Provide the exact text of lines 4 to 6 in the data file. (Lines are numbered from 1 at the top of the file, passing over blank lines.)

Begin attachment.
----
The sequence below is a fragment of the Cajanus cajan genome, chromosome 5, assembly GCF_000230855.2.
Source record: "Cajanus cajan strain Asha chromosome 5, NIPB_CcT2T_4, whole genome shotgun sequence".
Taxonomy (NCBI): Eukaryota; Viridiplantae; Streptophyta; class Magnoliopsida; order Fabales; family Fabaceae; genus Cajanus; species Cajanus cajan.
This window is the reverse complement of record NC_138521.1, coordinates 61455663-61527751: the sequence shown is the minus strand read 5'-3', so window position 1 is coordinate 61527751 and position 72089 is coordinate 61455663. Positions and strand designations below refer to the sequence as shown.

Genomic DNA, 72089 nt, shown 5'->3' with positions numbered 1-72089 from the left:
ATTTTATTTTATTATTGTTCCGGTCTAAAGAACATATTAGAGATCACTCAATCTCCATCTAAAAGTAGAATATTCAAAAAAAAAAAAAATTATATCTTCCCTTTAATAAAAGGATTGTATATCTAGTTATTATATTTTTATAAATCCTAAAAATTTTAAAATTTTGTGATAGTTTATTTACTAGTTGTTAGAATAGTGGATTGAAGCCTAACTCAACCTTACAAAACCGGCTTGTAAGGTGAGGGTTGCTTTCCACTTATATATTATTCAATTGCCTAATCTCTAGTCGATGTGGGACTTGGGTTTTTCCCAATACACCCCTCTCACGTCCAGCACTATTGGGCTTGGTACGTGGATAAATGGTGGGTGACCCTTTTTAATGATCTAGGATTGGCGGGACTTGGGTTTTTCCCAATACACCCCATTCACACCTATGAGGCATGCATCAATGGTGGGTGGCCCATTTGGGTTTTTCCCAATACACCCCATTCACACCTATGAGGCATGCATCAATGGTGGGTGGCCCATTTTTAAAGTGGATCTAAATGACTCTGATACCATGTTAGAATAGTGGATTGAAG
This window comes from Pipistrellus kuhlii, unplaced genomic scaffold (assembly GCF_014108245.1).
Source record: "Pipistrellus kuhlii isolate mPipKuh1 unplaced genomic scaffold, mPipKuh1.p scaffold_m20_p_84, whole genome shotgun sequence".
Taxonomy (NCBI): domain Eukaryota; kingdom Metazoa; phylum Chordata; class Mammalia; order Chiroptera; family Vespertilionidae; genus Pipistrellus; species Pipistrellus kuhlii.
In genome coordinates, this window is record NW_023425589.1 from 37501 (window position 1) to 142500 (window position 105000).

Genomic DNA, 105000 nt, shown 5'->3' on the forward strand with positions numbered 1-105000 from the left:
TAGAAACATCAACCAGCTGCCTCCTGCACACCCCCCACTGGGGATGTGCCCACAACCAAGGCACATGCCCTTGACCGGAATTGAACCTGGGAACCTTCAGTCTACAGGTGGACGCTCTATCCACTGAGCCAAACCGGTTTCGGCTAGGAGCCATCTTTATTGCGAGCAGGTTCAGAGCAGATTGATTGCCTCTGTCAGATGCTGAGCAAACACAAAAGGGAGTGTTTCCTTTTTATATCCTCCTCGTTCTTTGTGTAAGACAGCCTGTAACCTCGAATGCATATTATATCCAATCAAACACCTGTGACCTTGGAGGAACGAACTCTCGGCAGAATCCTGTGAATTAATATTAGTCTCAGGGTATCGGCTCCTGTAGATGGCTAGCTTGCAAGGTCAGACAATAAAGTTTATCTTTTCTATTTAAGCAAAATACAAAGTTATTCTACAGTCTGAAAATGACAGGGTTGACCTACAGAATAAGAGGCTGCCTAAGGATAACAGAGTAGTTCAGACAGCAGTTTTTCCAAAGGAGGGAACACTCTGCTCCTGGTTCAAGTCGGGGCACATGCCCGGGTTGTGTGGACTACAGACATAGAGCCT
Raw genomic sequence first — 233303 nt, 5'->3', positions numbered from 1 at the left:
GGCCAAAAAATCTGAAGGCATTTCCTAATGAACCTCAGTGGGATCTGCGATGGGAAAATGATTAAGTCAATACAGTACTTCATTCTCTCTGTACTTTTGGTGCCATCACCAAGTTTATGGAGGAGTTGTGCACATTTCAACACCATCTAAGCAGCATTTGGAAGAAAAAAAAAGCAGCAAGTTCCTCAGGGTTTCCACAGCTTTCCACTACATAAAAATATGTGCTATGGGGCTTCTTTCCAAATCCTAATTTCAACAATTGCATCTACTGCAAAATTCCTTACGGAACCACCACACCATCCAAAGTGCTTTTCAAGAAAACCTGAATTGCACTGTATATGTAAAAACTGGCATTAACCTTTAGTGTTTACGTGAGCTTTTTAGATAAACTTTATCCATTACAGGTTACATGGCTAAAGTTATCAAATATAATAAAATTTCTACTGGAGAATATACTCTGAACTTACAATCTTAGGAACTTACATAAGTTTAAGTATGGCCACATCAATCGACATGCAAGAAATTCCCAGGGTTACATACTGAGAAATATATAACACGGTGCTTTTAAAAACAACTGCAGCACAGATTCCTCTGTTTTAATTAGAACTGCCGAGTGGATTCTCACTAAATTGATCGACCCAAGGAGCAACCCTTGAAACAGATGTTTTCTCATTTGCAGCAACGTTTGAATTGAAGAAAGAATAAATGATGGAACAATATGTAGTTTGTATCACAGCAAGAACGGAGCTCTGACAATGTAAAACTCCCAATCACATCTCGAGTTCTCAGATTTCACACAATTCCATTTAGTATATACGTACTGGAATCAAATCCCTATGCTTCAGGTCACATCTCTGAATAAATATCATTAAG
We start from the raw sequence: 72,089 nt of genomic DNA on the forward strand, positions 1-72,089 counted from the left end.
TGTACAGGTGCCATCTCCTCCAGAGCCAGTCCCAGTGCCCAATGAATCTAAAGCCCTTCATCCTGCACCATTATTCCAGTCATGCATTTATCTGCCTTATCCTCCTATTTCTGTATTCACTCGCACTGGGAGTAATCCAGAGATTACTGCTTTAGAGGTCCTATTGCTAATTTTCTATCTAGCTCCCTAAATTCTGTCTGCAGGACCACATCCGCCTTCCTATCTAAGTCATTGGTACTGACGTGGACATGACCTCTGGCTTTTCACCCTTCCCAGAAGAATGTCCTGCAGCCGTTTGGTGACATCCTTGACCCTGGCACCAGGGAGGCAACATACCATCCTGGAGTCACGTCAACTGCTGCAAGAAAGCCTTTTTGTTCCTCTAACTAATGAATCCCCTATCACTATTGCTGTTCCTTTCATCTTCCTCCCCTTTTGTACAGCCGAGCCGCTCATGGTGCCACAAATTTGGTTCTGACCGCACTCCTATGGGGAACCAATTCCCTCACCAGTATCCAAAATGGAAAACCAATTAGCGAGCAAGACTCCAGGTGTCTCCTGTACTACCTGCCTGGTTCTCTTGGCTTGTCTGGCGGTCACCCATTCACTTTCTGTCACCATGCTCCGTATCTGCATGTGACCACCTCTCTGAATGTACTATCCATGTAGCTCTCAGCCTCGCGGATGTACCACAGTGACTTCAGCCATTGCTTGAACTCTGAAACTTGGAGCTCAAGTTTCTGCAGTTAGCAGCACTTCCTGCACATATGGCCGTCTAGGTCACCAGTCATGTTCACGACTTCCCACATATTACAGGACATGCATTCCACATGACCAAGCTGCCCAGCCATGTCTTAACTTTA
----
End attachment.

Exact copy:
This window is the reverse complement of record NC_138521.1, coordinates 61455663-61527751: the sequence shown is the minus strand read 5'-3', so window position 1 is coordinate 61527751 and position 72089 is coordinate 61455663. Positions and strand designations below refer to the sequence as shown.

Genomic DNA, 72089 nt, shown 5'->3' with positions numbered 1-72089 from the left:
ATTTTATTTTATTATTGTTCCGGTCTAAAGAACATATTAGAGATCACTCAATCTCCATCTAAAAGTAGAATATTCAAAAAAAAAAAAAATTATATCTTCCCTTTAATAAAAGGATTGTATATCTAGTTATTATATTTTTATAAATCCTAAAAATTTTAAAATTTTGTGATAGTTTATTTACTAGTTGTTAGAATAGTGGATTGAAGCCTAACTCAACCTTACAAAACCGGCTTGTAAGGTGAGGGTTGCTTTCCACTTATATATTATTCAATTGCCTAATCTCTAGTCGATGTGGGACTTGGGTTTTTCCCAATACACCCCTCTCACGTCCAGCACTATTGGGCTTGGTACGTGGATAAATGGTGGGTGACCCTTTTTAATGATCTAGGATTGGCGGGACTTGGGTTTTTCCCAATACACCCCATTCACACCTATGAGGCATGCATCAATGGTGGGTGGCCCATTTGGGTTTTTCCCAATACACCCCATTCACACCTATGAGGCATGCATCAATGGTGGGTGGCCCATTTTTAAAGTGGATCTAAATGACTCTGATACCATGTTAGAATAGTGGATTGAAG